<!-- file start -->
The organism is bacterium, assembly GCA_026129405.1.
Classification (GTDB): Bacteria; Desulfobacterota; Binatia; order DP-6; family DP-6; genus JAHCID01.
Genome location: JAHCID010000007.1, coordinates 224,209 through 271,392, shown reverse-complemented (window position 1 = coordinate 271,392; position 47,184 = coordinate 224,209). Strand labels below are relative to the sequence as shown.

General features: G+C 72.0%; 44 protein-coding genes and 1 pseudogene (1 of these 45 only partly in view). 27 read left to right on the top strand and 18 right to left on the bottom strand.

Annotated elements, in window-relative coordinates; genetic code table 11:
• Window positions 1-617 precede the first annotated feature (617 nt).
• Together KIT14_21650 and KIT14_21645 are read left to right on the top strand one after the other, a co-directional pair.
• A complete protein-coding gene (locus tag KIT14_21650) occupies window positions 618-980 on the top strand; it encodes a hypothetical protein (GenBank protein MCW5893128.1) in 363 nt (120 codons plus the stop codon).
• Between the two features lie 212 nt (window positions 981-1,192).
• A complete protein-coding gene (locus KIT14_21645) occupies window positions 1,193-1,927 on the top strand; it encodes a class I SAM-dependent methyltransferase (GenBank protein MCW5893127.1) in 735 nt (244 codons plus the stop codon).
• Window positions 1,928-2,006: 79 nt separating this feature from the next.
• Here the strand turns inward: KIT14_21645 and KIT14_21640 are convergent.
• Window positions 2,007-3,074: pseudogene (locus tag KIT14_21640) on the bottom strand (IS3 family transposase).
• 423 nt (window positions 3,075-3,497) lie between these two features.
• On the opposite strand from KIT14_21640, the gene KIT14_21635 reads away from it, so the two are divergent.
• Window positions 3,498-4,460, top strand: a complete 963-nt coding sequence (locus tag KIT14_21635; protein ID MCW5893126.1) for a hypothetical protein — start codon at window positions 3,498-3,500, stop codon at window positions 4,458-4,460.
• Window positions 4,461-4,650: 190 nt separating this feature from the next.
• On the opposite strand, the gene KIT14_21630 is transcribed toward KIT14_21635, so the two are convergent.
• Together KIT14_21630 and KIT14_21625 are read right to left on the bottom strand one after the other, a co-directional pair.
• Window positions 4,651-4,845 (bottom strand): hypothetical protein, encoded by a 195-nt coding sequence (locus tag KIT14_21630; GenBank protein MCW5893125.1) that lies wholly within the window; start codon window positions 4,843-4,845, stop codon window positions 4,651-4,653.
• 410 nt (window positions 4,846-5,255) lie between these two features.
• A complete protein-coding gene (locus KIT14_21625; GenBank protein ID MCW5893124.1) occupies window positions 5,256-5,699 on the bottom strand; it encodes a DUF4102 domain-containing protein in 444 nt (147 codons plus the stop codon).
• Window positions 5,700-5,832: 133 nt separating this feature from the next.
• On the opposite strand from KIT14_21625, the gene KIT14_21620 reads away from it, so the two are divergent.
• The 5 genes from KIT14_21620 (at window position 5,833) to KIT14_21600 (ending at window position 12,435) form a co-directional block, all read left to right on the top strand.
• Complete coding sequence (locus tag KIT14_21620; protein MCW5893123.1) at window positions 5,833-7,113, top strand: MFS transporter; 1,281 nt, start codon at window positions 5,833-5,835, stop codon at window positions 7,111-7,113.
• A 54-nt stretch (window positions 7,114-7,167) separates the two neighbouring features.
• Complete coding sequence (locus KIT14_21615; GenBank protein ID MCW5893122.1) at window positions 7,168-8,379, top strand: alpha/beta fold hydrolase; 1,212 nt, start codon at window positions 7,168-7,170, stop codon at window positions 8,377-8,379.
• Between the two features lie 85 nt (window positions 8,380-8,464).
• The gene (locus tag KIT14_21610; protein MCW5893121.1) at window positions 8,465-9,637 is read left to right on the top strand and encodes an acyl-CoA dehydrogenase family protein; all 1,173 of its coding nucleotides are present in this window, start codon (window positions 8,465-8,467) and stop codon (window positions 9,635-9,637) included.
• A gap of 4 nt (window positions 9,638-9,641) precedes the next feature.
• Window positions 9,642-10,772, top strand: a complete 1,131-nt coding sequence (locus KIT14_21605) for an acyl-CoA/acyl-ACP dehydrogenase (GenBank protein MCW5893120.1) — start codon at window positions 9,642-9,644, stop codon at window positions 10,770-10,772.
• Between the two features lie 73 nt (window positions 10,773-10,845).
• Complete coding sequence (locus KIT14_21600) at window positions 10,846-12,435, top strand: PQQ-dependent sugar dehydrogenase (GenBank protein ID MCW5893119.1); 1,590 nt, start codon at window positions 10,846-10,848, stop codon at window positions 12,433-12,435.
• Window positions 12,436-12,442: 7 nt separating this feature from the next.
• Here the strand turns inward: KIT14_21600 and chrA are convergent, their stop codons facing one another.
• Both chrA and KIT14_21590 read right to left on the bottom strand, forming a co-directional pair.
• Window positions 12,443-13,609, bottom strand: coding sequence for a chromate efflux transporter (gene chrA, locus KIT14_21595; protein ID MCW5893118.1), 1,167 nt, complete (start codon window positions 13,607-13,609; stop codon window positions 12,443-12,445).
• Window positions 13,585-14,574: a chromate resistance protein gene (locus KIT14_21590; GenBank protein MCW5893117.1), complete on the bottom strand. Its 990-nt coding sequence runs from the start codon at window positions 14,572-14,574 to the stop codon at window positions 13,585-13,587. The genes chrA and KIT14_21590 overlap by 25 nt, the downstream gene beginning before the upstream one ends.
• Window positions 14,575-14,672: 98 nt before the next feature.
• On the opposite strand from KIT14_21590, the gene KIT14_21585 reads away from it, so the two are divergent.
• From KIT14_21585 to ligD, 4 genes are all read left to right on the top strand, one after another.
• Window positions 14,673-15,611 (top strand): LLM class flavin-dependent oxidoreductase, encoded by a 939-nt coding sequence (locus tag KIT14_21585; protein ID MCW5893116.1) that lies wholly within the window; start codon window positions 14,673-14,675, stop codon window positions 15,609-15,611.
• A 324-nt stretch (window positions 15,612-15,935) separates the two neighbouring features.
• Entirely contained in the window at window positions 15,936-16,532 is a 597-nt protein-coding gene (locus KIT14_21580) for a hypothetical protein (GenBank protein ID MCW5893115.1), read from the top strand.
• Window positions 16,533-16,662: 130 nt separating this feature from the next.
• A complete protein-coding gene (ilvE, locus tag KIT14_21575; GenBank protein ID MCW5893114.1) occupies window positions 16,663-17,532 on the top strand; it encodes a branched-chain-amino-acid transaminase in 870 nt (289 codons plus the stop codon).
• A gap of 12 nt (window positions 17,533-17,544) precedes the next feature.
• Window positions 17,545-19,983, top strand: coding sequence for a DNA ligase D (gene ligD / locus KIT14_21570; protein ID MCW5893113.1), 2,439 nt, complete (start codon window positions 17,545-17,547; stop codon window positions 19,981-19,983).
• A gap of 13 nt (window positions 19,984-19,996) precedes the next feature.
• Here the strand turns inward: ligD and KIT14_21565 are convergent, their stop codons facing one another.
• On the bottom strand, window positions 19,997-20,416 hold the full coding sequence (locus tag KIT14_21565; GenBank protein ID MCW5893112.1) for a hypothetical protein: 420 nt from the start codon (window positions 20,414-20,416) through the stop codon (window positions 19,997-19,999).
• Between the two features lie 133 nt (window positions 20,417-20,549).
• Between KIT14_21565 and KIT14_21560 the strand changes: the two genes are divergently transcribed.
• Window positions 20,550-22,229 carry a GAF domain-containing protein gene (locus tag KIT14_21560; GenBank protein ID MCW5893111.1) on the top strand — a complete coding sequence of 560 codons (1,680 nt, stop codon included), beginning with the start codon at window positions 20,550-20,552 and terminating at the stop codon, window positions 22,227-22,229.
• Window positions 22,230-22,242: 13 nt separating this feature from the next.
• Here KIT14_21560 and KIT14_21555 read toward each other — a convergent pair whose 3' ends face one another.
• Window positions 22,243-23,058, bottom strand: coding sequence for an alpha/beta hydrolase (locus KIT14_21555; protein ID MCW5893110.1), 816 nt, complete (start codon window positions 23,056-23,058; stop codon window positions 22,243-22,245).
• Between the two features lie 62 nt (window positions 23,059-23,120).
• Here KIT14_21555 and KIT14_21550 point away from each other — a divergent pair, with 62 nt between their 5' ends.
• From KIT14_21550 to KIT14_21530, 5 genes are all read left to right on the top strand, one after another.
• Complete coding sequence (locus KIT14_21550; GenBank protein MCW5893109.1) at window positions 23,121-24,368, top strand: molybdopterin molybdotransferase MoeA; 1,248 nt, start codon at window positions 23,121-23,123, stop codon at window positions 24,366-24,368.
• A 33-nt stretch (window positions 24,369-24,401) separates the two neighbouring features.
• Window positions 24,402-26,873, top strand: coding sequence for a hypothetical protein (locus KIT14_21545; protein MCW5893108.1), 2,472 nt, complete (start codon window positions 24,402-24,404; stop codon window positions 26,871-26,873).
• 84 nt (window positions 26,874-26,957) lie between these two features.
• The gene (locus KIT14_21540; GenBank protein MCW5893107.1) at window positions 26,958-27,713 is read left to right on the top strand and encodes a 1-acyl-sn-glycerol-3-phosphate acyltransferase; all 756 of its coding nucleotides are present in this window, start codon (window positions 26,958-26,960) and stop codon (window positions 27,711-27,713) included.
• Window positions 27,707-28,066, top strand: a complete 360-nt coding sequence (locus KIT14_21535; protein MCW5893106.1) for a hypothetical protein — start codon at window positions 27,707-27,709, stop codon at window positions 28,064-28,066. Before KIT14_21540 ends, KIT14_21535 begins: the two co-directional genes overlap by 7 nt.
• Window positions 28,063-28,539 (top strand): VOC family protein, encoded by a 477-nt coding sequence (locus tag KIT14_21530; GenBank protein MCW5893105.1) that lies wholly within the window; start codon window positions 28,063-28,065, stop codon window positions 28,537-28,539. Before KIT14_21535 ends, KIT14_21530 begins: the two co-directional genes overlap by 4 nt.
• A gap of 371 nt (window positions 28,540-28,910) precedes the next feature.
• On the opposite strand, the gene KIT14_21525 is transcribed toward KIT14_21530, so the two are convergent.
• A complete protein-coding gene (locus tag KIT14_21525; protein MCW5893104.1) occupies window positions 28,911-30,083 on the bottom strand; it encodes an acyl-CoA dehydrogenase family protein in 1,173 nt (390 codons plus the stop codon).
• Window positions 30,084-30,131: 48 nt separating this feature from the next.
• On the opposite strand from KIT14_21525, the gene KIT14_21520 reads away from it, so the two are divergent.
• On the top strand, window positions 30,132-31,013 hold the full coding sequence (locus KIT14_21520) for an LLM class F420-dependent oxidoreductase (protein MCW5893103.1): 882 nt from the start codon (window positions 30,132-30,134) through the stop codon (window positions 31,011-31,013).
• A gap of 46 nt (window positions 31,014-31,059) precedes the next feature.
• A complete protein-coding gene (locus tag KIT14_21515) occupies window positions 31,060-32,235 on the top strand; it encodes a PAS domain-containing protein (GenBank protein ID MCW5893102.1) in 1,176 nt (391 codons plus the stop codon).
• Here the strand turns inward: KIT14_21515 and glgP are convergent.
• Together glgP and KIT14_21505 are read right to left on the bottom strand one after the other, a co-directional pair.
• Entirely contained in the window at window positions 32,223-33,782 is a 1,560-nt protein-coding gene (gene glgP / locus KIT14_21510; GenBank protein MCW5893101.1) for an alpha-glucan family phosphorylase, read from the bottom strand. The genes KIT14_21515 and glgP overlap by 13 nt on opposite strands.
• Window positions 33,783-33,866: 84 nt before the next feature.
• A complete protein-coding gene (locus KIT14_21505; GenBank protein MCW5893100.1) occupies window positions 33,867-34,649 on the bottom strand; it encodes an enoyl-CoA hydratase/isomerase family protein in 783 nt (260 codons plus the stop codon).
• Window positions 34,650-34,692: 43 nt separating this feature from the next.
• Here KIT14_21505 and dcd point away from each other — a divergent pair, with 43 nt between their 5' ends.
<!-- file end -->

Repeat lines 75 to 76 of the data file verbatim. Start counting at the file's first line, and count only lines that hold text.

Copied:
• A gap of 46 nt (window positions 31,014-31,059) precedes the next feature.
• A complete protein-coding gene (locus tag KIT14_21515) occupies window positions 31,060-32,235 on the top strand; it encodes a PAS domain-containing protein (GenBank protein ID MCW5893102.1) in 1,176 nt (391 codons plus the stop codon).